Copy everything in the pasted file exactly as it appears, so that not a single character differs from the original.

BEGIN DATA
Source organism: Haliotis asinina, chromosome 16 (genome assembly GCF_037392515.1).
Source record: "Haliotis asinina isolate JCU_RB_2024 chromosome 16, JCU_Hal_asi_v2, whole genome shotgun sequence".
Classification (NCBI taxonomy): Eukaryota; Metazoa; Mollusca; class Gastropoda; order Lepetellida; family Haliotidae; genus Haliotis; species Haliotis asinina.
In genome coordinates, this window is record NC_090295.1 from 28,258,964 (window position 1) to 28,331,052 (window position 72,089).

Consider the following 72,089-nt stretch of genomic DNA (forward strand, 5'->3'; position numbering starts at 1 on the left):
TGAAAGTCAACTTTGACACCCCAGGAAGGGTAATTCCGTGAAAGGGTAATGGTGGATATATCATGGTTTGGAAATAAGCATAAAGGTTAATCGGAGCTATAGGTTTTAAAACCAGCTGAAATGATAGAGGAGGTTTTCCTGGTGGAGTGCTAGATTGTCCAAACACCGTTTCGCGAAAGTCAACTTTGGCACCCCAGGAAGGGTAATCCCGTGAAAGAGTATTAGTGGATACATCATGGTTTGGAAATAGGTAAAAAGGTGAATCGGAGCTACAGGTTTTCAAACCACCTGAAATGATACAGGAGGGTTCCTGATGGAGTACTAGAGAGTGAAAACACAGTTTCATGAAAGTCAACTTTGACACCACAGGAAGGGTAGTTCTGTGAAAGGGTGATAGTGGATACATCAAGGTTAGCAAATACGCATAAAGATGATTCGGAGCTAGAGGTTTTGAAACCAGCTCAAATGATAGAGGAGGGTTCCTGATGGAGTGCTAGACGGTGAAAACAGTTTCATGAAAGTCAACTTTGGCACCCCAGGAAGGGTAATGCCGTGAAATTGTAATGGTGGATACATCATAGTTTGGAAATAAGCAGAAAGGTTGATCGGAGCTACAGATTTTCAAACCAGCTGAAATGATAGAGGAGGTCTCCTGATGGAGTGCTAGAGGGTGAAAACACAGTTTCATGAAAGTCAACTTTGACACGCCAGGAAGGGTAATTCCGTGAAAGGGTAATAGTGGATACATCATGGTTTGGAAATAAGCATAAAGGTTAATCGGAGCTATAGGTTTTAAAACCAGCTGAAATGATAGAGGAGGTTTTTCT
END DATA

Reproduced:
Source organism: Haliotis asinina, chromosome 16 (genome assembly GCF_037392515.1).
Source record: "Haliotis asinina isolate JCU_RB_2024 chromosome 16, JCU_Hal_asi_v2, whole genome shotgun sequence".
Classification (NCBI taxonomy): Eukaryota; Metazoa; Mollusca; class Gastropoda; order Lepetellida; family Haliotidae; genus Haliotis; species Haliotis asinina.
In genome coordinates, this window is record NC_090295.1 from 28,258,964 (window position 1) to 28,331,052 (window position 72,089).

Consider the following 72,089-nt stretch of genomic DNA (forward strand, 5'->3'; position numbering starts at 1 on the left):
TGAAAGTCAACTTTGACACCCCAGGAAGGGTAATTCCGTGAAAGGGTAATGGTGGATATATCATGGTTTGGAAATAAGCATAAAGGTTAATCGGAGCTATAGGTTTTAAAACCAGCTGAAATGATAGAGGAGGTTTTCCTGGTGGAGTGCTAGATTGTCCAAACACCGTTTCGCGAAAGTCAACTTTGGCACCCCAGGAAGGGTAATCCCGTGAAAGAGTATTAGTGGATACATCATGGTTTGGAAATAGGTAAAAAGGTGAATCGGAGCTACAGGTTTTCAAACCACCTGAAATGATACAGGAGGGTTCCTGATGGAGTACTAGAGAGTGAAAACACAGTTTCATGAAAGTCAACTTTGACACCACAGGAAGGGTAGTTCTGTGAAAGGGTGATAGTGGATACATCAAGGTTAGCAAATACGCATAAAGATGATTCGGAGCTAGAGGTTTTGAAACCAGCTCAAATGATAGAGGAGGGTTCCTGATGGAGTGCTAGACGGTGAAAACAGTTTCATGAAAGTCAACTTTGGCACCCCAGGAAGGGTAATGCCGTGAAATTGTAATGGTGGATACATCATAGTTTGGAAATAAGCAGAAAGGTTGATCGGAGCTACAGATTTTCAAACCAGCTGAAATGATAGAGGAGGTCTCCTGATGGAGTGCTAGAGGGTGAAAACACAGTTTCATGAAAGTCAACTTTGACACGCCAGGAAGGGTAATTCCGTGAAAGGGTAATAGTGGATACATCATGGTTTGGAAATAAGCATAAAGGTTAATCGGAGCTATAGGTTTTAAAACCAGCTGAAATGATAGAGGAGGTTTTTCT